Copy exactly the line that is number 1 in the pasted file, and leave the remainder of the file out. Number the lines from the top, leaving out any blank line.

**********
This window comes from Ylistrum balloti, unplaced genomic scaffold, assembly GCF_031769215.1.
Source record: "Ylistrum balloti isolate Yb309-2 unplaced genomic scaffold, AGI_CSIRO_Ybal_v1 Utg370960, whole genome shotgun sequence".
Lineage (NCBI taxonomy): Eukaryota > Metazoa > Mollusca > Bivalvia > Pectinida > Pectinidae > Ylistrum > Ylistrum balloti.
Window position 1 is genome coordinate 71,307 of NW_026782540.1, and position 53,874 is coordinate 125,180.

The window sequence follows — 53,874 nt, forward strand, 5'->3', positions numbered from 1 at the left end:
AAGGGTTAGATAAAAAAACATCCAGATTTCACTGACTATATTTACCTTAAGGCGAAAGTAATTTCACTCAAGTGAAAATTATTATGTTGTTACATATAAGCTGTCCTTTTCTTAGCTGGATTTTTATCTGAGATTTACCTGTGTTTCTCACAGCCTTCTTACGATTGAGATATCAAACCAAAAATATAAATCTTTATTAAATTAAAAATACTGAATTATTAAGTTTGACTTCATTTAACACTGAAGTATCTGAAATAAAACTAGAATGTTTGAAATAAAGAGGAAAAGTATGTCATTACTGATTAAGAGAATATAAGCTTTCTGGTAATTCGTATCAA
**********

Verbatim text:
This window comes from Ylistrum balloti, unplaced genomic scaffold, assembly GCF_031769215.1.